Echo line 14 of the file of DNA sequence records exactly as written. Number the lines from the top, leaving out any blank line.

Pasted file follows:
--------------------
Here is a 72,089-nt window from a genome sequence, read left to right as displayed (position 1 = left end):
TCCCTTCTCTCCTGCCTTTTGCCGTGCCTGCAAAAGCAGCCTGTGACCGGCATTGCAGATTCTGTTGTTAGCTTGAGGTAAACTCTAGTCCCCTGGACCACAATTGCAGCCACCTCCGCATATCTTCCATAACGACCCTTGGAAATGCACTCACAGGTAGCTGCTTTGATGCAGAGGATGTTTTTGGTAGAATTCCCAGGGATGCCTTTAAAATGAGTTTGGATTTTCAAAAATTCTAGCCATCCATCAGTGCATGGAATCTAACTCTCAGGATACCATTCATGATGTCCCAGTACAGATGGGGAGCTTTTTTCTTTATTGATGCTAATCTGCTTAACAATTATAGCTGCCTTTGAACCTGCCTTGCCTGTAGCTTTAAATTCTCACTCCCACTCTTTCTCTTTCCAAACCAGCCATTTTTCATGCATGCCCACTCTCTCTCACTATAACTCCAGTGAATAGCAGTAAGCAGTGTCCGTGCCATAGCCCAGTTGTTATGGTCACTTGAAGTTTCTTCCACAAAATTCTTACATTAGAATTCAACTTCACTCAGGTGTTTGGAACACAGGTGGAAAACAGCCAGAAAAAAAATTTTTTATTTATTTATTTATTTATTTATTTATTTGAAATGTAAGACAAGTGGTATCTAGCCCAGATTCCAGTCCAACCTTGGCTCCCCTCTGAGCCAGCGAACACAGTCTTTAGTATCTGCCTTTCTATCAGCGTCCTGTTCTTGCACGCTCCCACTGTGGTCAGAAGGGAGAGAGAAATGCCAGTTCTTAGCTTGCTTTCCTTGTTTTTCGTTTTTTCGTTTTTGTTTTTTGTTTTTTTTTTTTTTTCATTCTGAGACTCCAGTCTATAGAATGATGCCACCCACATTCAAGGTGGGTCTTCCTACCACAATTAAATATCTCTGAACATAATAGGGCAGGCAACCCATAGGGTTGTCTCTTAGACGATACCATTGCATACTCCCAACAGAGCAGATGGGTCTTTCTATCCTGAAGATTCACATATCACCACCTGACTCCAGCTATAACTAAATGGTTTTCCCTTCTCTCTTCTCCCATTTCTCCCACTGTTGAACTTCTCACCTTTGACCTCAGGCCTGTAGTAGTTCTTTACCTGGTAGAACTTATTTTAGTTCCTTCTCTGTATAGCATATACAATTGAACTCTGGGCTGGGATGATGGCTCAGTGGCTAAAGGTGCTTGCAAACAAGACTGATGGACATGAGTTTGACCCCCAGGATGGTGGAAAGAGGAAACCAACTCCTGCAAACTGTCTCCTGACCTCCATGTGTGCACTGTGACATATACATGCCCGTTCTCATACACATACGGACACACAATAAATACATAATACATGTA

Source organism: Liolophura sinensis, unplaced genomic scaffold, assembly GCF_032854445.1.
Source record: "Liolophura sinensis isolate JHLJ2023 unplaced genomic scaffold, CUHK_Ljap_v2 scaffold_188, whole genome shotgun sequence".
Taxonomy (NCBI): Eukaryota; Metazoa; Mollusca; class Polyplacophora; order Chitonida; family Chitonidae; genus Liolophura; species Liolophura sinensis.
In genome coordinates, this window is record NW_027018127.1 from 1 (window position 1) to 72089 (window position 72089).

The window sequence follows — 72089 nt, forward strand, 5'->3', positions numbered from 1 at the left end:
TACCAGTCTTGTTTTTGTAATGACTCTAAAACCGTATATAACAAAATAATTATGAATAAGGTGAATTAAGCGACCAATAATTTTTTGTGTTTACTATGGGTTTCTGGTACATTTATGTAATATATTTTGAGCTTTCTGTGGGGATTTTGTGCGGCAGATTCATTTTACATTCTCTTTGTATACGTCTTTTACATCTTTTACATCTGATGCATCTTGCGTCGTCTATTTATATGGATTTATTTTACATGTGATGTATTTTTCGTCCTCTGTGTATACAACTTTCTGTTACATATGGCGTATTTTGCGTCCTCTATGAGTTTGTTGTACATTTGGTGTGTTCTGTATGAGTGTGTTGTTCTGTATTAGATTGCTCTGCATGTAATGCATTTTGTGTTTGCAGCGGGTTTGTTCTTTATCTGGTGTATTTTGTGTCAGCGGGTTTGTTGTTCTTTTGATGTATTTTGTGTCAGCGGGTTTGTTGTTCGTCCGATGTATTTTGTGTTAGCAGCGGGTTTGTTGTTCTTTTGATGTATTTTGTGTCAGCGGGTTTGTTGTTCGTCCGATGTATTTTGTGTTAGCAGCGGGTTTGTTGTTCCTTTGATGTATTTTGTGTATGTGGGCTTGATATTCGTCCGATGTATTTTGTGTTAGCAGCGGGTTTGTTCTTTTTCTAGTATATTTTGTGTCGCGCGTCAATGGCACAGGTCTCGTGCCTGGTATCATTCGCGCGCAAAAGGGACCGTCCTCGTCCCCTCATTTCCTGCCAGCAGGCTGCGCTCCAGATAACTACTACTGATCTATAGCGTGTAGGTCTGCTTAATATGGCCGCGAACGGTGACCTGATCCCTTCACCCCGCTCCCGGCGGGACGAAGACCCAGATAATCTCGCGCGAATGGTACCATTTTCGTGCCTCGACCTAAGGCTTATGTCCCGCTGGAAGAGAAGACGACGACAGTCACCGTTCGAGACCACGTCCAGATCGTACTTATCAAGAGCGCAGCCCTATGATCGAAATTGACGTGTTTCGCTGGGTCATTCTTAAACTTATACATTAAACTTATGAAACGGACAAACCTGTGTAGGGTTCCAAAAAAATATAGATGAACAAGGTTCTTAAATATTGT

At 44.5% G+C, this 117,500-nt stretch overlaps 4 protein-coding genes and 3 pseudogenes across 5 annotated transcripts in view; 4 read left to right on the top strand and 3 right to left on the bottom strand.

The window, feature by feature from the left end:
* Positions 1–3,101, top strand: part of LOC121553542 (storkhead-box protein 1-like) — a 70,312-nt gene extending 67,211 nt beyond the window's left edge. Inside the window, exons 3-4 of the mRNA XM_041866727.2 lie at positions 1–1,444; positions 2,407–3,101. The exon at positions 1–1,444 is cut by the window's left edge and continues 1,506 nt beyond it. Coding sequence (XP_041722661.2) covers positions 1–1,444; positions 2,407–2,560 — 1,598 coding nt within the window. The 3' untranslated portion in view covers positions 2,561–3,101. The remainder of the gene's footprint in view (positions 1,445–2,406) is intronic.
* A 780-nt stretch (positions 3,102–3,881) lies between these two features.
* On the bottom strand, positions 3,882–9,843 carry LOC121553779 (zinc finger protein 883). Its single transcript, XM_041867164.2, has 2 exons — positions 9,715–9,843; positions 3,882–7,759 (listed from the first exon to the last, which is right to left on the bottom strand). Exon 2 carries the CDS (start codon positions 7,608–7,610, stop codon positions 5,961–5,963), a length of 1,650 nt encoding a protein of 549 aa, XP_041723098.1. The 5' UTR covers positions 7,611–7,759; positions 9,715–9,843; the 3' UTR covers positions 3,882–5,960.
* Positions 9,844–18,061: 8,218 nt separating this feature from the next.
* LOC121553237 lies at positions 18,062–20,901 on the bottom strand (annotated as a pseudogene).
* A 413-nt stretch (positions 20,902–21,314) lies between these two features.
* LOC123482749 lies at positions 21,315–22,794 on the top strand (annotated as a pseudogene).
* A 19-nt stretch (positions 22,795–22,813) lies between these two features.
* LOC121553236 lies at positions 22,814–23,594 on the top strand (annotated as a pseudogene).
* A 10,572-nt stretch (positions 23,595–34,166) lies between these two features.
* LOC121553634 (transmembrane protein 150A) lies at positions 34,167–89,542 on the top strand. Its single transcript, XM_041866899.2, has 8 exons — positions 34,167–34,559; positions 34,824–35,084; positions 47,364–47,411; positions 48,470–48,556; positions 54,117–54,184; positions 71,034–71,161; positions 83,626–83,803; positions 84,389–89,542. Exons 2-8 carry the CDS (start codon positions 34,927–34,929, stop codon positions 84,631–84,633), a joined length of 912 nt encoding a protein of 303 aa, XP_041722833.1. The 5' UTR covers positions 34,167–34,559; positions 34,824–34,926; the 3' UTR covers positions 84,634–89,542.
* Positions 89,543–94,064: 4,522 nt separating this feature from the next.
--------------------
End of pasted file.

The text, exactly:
* Positions 9,844–18,061: 8,218 nt separating this feature from the next.